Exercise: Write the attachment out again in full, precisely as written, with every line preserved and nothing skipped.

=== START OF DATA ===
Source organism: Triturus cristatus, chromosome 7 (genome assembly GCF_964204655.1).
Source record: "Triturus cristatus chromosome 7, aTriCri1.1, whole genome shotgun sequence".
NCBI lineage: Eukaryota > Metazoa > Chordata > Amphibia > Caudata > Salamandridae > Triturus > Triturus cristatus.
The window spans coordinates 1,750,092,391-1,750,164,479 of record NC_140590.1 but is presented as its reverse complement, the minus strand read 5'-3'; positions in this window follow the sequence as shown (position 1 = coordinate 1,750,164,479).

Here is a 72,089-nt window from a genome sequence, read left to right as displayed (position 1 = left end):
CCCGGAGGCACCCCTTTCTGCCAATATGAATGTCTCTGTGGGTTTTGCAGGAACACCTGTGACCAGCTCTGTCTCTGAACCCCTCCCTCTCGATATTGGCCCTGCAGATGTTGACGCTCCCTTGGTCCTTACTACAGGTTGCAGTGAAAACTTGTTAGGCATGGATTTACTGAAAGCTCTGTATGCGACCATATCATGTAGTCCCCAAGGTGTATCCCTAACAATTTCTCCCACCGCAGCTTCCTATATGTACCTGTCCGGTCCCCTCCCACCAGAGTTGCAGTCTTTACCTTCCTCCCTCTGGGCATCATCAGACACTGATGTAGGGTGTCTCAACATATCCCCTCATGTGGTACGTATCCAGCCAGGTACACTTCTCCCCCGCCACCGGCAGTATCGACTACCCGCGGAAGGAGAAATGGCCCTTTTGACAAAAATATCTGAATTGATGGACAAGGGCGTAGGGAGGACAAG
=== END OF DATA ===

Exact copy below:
Source organism: Triturus cristatus, chromosome 7 (genome assembly GCF_964204655.1).
Source record: "Triturus cristatus chromosome 7, aTriCri1.1, whole genome shotgun sequence".
NCBI lineage: Eukaryota > Metazoa > Chordata > Amphibia > Caudata > Salamandridae > Triturus > Triturus cristatus.
The window spans coordinates 1,750,092,391-1,750,164,479 of record NC_140590.1 but is presented as its reverse complement, the minus strand read 5'-3'; positions in this window follow the sequence as shown (position 1 = coordinate 1,750,164,479).

Here is a 72,089-nt window from a genome sequence, read left to right as displayed (position 1 = left end):
CCCGGAGGCACCCCTTTCTGCCAATATGAATGTCTCTGTGGGTTTTGCAGGAACACCTGTGACCAGCTCTGTCTCTGAACCCCTCCCTCTCGATATTGGCCCTGCAGATGTTGACGCTCCCTTGGTCCTTACTACAGGTTGCAGTGAAAACTTGTTAGGCATGGATTTACTGAAAGCTCTGTATGCGACCATATCATGTAGTCCCCAAGGTGTATCCCTAACAATTTCTCCCACCGCAGCTTCCTATATGTACCTGTCCGGTCCCCTCCCACCAGAGTTGCAGTCTTTACCTTCCTCCCTCTGGGCATCATCAGACACTGATGTAGGGTGTCTCAACATATCCCCTCATGTGGTACGTATCCAGCCAGGTACACTTCTCCCCCGCCACCGGCAGTATCGACTACCCGCGGAAGGAGAAATGGCCCTTTTGACAAAAATATCTGAATTGATGGACAAGGGCGTAGGGAGGACAAG